First impression on unpacking the Q702 test unit was the solid feel and clean, minimalist styling.
Sony Cyber-shot DSC-W120
A fashionable budget point-and-shoot camera
- Good picture quality, fashionable styling
- Lacks features, slightly over-priced
The Cyber-shot DSC-W120 is a fashionable camera that is simple to use and captures crisp, rich photos, although it’s slightly expensive and doesn’t have many advanced features.
Price$ 349.00 (AUD)
Sony's DSC-W120 is a camera designed for the novice user and placed in the middle of the market. It's not as complex as Sony's T-series models, but it comes at a much more affordable price. Released in a wide range of colours, including metallic pink, it offers a compromise between usable features and a fashionable appearance.
It's fairly thin at 23mm, and it weighs 150g with its battery and a Memory Stick installed. The camera's LCD is 2.5in; a very small optical viewfinder is also integrated into the body (this is very difficult to use, but does offer an alternative if you're trying to save battery power or dislike LCDs).
Apart from the viewfinder and LCD, the back of the DSC-W120 is crammed with dials and buttons. The shooting mode is changed using the central dial, which is well weighted and can easily be controlled with a thumb. Other buttons allow plenty of advanced features to be altered – thankfully they're easily labelled and intuitive.
A sensor that can capture 7.2 effective megapixels – lower than equivalently priced competitors – provides the backbone for the DSC-W120. The camera's lens is equivalent to 32-128mm in standard film. This translates to a 4x zoom: slightly longer than average. Optical image stabilisation is built-in and a nine-point autofocus with face detection allows portraits to be taken easily. There are a few novel features too, like the Smile Shutter, which automatically takes photos when subjects smile.
When compared to other compact digital cameras in its price range the DSC-W120 is slightly lacking in features. There's no digital red eye removal or photo filters like blurring, sharpening or 'fish-eye' warping, which are found on higher models like the Sony Cyber-shot DSC-W150. Usually these features are unnecessary, but it would've been nice to include them.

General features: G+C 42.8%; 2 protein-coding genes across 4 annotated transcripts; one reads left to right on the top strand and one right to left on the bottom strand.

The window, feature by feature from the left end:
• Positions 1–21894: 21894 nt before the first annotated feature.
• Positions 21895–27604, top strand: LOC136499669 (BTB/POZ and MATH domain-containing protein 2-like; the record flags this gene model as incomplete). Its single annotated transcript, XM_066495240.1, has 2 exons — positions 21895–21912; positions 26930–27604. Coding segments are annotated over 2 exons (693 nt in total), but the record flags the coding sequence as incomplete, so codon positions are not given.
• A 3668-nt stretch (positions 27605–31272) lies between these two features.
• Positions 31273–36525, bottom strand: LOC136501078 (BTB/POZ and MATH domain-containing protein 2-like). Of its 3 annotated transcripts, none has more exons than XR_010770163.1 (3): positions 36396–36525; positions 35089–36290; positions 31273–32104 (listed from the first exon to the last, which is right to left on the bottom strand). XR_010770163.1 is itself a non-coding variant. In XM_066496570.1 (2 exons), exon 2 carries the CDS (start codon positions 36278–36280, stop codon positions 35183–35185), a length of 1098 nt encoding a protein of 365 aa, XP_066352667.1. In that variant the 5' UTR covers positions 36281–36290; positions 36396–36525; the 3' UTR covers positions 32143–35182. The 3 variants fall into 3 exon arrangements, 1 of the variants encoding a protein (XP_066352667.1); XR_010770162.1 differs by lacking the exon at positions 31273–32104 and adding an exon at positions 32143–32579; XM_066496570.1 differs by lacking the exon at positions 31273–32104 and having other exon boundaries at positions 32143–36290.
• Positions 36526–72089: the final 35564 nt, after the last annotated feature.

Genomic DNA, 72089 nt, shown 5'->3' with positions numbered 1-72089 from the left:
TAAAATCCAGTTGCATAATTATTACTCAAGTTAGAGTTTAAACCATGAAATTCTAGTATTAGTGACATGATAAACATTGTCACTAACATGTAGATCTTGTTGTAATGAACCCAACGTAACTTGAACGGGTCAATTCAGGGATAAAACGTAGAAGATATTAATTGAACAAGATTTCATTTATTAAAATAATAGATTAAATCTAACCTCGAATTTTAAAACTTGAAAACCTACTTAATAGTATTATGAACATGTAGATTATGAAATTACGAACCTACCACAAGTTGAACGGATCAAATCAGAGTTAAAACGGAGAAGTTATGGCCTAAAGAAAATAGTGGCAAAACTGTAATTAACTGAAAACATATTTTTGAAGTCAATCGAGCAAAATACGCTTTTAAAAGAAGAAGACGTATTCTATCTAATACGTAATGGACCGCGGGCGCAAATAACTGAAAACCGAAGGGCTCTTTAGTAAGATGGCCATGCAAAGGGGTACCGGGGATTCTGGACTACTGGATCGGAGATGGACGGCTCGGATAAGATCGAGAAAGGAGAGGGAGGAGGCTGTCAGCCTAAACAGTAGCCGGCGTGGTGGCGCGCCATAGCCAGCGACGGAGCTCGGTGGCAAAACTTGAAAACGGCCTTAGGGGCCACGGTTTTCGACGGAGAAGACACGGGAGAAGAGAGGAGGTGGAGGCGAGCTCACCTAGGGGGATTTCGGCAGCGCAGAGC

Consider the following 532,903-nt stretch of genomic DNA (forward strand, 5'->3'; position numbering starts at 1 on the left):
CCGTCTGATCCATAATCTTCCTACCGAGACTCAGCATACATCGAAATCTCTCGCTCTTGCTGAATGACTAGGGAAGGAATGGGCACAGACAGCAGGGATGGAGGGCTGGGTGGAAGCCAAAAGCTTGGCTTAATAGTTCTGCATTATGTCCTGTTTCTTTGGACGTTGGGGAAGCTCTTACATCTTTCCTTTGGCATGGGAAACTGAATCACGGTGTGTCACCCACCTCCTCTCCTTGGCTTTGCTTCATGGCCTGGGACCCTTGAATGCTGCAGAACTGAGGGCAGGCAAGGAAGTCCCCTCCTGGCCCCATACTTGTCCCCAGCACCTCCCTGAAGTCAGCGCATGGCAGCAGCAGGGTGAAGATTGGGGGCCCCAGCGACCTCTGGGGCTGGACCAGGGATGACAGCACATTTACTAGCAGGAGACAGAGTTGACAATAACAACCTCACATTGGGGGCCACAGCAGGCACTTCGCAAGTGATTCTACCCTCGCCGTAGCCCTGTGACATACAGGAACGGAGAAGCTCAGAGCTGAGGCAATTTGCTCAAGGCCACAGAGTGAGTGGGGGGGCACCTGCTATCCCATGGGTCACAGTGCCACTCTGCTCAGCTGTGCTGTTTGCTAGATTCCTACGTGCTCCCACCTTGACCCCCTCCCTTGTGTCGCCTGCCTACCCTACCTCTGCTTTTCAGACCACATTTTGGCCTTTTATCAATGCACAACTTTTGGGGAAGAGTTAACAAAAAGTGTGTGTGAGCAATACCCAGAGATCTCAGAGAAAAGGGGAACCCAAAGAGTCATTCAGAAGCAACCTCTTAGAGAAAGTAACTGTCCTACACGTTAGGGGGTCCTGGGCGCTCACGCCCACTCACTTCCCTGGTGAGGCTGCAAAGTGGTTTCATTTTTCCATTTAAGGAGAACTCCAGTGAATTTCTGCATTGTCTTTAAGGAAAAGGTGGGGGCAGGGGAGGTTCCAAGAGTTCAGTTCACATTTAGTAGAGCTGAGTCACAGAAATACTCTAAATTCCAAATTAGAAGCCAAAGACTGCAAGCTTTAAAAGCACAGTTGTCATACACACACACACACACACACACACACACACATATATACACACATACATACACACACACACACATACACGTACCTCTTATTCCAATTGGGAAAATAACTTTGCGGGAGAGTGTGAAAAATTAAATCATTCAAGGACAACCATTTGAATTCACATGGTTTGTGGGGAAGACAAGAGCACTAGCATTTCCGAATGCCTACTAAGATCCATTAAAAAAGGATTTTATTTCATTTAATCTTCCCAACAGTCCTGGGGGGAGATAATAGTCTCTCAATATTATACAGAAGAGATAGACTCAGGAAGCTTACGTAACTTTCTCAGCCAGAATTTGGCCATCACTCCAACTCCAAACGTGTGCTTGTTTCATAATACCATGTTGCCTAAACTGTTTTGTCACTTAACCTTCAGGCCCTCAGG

On its first start-up once the battery was inserted, the DSC-W120 took 8sec until it was ready to take a picture. This is exceptionally long, but subsequent start-ups of the camera only take around 1.5sec — pretty average for a compact camera. Shut-down is equally quick and takes just 2sec.
In normal shooting mode with the flash disabled, the DSC-W120 is able to take photos every 1.3sec. When the flash is on, however, this is more than doubled at around 2.8sec. Burst shooting is worse than average, with only one frame captured per second — a far cry from even a budget model like Kodak's Easyshare V1073, which can handle 3fps.
When it comes to actually taking photos, the DSC-W120 performs well. We ran several test photos through the Imatest photo analysis suite to determine how they rated. This Sony unit is a solid performer, and stacks up well against its competition.
Pictures generally look crisp and well focused, with accurate neutral colours. A closer look at some photos reveals some compression artefacts, but they're unnoticeable during normal viewing and are acceptable for a camera of this size and price point.
The DSC-W120's low-light performance is quite good. Image noise is undetectable in ISO 400 and under, but switching to any higher modes introduces noticeable grain that obscures finer details. ISO 800 is slightly fuzzy but still acceptable for small prints. ISO 1600 and 3200 settings are also available, although they obliterate image detail, especially in shadows and dark areas.
Despite being slightly short of advanced features, the Sony DSC-W120 is a decent choice. Its performance is on par with other cameras in its category, and its wide range of colour choices should suit a fashion-conscious consumer.
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